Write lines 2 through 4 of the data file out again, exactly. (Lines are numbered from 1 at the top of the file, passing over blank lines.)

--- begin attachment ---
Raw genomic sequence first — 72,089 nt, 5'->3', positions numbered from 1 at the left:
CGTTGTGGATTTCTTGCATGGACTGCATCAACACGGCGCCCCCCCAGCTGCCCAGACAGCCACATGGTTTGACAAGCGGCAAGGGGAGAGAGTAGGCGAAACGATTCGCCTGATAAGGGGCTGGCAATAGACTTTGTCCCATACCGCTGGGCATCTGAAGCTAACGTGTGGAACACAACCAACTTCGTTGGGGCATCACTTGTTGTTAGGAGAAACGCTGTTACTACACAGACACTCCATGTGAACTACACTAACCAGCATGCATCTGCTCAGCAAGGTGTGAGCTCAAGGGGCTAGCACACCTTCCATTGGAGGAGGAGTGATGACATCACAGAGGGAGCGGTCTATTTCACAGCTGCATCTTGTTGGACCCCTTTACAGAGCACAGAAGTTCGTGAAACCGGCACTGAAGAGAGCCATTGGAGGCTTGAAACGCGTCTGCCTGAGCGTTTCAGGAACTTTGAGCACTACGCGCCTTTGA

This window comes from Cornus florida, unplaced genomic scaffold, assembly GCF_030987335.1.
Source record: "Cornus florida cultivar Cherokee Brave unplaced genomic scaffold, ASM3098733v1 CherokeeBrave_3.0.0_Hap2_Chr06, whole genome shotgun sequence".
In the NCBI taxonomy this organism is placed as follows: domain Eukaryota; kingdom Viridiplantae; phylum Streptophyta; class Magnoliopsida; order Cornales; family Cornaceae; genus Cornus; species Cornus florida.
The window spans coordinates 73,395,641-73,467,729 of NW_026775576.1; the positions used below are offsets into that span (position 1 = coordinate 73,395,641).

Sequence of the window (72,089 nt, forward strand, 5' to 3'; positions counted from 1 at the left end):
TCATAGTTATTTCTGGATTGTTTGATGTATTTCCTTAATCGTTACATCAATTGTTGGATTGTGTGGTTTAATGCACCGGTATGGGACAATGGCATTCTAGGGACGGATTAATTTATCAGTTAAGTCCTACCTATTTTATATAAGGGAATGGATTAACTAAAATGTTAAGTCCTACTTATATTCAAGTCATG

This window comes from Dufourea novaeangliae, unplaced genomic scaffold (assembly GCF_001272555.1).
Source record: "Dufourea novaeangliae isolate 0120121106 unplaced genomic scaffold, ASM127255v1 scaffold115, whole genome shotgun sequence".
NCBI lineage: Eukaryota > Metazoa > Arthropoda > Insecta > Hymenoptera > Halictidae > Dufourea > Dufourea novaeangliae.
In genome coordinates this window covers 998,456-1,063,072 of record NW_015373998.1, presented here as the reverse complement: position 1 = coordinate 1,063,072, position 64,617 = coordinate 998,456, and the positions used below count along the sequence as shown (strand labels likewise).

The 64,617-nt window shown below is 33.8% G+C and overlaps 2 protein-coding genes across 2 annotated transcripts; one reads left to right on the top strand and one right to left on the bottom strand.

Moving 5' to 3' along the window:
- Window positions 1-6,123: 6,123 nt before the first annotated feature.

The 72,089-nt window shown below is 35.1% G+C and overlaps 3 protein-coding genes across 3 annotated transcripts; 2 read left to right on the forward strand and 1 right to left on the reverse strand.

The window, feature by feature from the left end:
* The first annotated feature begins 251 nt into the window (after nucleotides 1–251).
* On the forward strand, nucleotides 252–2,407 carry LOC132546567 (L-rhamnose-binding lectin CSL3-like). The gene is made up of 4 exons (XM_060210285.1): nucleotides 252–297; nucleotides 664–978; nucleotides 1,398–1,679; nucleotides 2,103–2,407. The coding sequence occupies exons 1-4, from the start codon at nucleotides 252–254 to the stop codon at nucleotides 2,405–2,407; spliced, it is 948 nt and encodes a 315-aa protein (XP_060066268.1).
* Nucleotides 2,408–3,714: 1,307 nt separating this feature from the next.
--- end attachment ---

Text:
CGTTGTGGATTTCTTGCATGGACTGCATCAACACGGCGCCCCCCCAGCTGCCCAGACAGCCACATGGTTTGACAAGCGGCAAGGGGAGAGAGTAGGCGAAACGATTCGCCTGATAAGGGGCTGGCAATAGACTTTGTCCCATACCGCTGGGCATCTGAAGCTAACGTGTGGAACACAACCAACTTCGTTGGGGCATCACTTGTTGTTAGGAGAAACGCTGTTACTACACAGACACTCCATGTGAACTACACTAACCAGCATGCATCTGCTCAGCAAGGTGTGAGCTCAAGGGGCTAGCACACCTTCCATTGGAGGAGGAGTGATGACATCACAGAGGGAGCGGTCTATTTCACAGCTGCATCTTGTTGGACCCCTTTACAGAGCACAGAAGTTCGTGAAACCGGCACTGAAGAGAGCCATTGGAGGCTTGAAACGCGTCTGCCTGAGCGTTTCAGGAACTTTGAGCACTACGCGCCTTTGA

This window comes from Cornus florida, unplaced genomic scaffold, assembly GCF_030987335.1.
Source record: "Cornus florida cultivar Cherokee Brave unplaced genomic scaffold, ASM3098733v1 CherokeeBrave_3.0.0_Hap2_Chr06, whole genome shotgun sequence".